Basic audit data analytics with R

Learn about the work of two members of the CPA Canada Audit Data Analytics Committee related to using R to perform entry level ADAs.

Accounting professors, students and many auditors need readily available, non-proprietary training material on audit data analytics (ADAs). This need was identified at the panel discussion on data analytics at the August 2017 AAA meeting in San Diego. Several attendees stated that they needed materials (instructions, cases, data and code) to first train themselves in the basics of ADAs and then use the same materials to teach the topic in their classes. In addition, feedback from a survey contracted by the CPA Canada Audit Data Analytics Committee (Hampton and Stratopoulos 2016) indicated that, outside of the big four public accounting firms, there are relatively limited opportunities for training existing auditors in the use of data analytics.

Two members of the Audit Data Analytics Committee of CPA Canada, Prof. Theo Stratopoulos (University of Waterloo) and Greg Shields (retired CPA Canada director, Auditing and Assurance Standards), have prepared the "Basic Audit Data Analytics with R" to meet the need noted above. The training material uses the software R because it is open-source (free) and it provides virtually endless possibilities to those who learn it. The cases, including practice problems, use comprehensive large data sets for an entire company accessed from the HUB of Analytics Education. Millions of data points are updated regularly.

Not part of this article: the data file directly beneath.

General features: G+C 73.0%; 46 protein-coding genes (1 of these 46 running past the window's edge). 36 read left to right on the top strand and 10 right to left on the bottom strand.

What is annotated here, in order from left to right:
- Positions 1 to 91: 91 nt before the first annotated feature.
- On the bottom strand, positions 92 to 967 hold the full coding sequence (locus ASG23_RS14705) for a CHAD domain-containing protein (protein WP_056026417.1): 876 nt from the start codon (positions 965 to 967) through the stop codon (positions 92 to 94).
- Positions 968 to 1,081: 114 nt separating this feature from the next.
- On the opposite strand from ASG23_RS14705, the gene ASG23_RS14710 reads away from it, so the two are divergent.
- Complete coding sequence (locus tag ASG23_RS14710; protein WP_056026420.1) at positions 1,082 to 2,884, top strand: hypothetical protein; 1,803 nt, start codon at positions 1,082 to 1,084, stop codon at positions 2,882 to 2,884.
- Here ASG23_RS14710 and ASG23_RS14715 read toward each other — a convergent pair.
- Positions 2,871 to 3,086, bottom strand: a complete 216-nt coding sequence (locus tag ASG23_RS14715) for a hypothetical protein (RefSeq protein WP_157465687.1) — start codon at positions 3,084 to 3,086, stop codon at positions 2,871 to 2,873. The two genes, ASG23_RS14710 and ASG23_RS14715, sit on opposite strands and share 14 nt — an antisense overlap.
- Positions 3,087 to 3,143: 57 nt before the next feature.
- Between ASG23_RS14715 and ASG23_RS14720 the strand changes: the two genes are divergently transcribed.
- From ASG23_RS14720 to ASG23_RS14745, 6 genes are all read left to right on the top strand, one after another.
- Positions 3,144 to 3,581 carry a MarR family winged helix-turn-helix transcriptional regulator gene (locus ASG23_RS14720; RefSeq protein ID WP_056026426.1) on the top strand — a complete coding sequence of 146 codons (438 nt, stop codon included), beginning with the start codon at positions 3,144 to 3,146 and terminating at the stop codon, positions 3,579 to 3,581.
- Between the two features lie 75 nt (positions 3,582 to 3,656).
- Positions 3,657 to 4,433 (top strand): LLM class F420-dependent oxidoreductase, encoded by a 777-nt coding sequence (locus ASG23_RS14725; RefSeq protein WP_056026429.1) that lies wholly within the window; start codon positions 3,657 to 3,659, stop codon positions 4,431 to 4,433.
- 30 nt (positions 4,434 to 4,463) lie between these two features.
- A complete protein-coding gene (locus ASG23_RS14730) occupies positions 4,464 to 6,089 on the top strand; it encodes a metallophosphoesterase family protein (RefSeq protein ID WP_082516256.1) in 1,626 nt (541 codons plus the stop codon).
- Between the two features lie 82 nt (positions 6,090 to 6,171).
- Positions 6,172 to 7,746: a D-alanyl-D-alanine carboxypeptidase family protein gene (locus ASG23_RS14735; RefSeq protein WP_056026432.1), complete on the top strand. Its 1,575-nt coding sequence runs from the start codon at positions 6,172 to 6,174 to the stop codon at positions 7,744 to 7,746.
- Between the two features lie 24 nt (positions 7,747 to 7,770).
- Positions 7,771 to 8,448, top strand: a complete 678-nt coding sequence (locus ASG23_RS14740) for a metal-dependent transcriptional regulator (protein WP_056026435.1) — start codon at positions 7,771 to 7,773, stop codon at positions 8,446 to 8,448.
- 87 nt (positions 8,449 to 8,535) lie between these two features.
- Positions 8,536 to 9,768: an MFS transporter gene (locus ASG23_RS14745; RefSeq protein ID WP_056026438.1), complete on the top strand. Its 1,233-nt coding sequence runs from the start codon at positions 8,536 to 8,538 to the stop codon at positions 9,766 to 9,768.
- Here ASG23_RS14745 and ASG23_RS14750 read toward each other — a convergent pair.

The primary learning objective is to provide trainees with capabilities required to perform entry level ADAs. This means that, given a set of well-defined objectives and a reasonably clean data set, those who have successfully taken the training should have an understanding of how basic data analytics can be effectively applied in all aspects of a financial statement audit.

These basics include:

  1. Setting ADA objectives. Identify aspects of audit where the audit team can use data analytics tools to obtain audit evidence.
  2. Data understanding. Identify sources of data, collect and extract data, become familiar with data structure, identify data quality issues.
  3. Data preparation. Be able to clean and transform data to enable effective and efficient analysis.
  4. Modeling. Explain the model underlying the ADA in plain English.
  5. Evaluation. Leverage statistical and logical techniques to evaluate how valuable a model is, what has been found and what to do with the results.
  6. Communication and documentation. Communicate and document the results of the ADA and use new insights obtained to help answer questions and solve problems.

Prof. Stratopoulos presented this work at a workshop for accounting professors at the Accounting Information Systems Mid-year Meeting of the American Accounting Association (Newport Beach, California, January 2018). The presentation was sponsored by CPA Canada and UW-CISA.

Read more about ADAs from CPA Canada.